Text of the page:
Deaglán de Bréadún
Bless me Blogosphere, for I have sinned. It is far too long since my last post here. I beg your indulgence on the grounds of having moved house in recent weeks, as well as carrying out assignments in China, covering the Taoiseach’s trip there, and in one or two other places.
Politics is important but sometimes things happen that put it all in perspective and underline the fragility of life.
For example: my trip to China involved a fairly lengthy stopover while waiting to change planes in Amsterdam. I had been in Schiphol Airport many times before, but never took the opportunity to take a side-trip to the city of the canals.
This would be my first time actually to see the place and the train-journey turned out to be only 20 minutes.
Amsterdam is a lovely city but the train-station is not too user-friendly or at least tourist-friendly. On arrival, after much to-ing and fro-ing, I discovered that the house of Anne Frank was only ten minutes away by tram.
The home of that wonderful, tragic young scribe is beautifully located by a canal – of course! – and, with the sun shining, one reflected that she must have had some good days amid all those sad ones.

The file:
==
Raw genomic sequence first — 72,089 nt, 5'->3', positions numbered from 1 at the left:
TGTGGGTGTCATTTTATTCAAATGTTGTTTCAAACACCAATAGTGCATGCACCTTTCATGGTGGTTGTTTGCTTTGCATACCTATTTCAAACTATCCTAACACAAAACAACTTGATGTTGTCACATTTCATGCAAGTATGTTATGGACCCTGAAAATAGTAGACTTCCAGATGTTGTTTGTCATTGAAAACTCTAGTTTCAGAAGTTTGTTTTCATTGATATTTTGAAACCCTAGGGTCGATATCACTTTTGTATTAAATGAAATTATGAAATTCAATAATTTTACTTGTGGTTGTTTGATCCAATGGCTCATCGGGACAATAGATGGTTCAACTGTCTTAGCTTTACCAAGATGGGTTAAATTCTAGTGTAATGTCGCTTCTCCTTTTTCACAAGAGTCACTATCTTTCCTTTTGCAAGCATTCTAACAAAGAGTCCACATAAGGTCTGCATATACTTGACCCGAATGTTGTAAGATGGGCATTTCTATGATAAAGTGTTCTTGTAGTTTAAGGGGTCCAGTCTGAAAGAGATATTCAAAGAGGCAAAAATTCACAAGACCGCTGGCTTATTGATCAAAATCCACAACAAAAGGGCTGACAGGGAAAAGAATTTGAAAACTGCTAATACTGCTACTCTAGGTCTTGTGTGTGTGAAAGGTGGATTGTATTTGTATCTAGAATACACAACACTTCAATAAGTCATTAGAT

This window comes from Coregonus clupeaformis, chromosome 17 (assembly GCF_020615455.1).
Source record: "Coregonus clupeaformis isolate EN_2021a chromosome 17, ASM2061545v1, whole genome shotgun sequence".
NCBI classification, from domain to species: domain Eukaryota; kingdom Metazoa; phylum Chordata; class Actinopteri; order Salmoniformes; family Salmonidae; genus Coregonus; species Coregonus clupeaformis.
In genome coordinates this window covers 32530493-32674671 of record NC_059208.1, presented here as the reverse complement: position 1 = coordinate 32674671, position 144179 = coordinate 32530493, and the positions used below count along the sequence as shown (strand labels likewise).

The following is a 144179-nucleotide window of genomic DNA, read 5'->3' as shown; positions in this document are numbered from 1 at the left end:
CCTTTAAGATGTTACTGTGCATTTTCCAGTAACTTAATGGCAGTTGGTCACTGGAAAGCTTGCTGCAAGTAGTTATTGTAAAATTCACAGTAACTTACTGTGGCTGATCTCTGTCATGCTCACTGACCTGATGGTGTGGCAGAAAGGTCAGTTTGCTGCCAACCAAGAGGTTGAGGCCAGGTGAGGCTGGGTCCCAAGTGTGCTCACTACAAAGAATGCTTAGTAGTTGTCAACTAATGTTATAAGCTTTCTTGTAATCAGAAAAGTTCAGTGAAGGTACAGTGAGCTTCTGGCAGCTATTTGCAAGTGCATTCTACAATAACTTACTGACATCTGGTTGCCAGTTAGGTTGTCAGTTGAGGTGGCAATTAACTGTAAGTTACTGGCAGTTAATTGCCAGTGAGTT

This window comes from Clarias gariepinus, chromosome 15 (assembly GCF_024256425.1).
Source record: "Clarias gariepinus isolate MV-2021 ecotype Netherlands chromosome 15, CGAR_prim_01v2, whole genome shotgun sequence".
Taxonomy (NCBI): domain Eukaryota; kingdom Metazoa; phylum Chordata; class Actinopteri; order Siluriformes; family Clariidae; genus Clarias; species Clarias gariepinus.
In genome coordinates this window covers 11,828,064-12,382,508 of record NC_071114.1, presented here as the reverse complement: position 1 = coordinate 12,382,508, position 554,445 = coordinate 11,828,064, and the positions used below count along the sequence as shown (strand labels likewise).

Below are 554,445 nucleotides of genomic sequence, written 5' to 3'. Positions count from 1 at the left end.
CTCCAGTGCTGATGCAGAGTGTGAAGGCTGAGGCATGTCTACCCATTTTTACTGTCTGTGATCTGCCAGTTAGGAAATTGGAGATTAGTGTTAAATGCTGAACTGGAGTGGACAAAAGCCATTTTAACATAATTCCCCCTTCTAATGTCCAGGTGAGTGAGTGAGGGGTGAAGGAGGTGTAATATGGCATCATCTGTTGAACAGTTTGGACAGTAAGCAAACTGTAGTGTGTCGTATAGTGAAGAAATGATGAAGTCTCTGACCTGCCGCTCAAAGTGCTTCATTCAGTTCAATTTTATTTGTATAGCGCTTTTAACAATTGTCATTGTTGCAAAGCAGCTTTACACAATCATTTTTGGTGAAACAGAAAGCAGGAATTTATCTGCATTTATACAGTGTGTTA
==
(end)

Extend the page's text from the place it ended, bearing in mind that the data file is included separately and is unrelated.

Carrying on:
The building is covered with protective glass – presumably because of visitors chipping bits off it as a souvenir. There was a long queue to get in and unfortunately I didn’t have time to wait: hopefully next time.
A beautiful statue in her honour is located nearby. A quick calculation showed she would be 83 if she had lived. But her memory will never die.
Back again to the station where I found it very difficult to ascertain when the next train to the airport would be leaving. There was a timetable displayed but when I went to take one of the trains, I wasn’t allowed to board because I hadn’t got the right ticket – or something.
My basic point is that, even for a seasoned traveller such as yours truly, it was a fairly challenging experience just to find a train to the airport and it involved having to queue up for information, which shouldn’t be the case with something so basic. Call me stupid if you like, but I don’t think my modest IQ was the entire cause of my problems that day.
Given the general sense of comparative disorganisation, I was not entirely surprised, although very much saddened, to hear of the recent train-crash which left 13 persons in a critical condition.
It shook me, though, to think that I could have been in one of the carriages and maybe ended up with serious injuries as my manly (!) frame was thrown around in mid-air. I don’t recall any safety-belts on the trains to and from the airport.
One always thinks of the Dutch as being impeccably-organised - something like the Germans – and of course the Government here is intent on bringing-in a Dutch-style health system to replace the much-criticised HSE. But the confusion experienced during my admittedly-brief visit suggests that the Dutch reputation for efficiency may be exaggerated.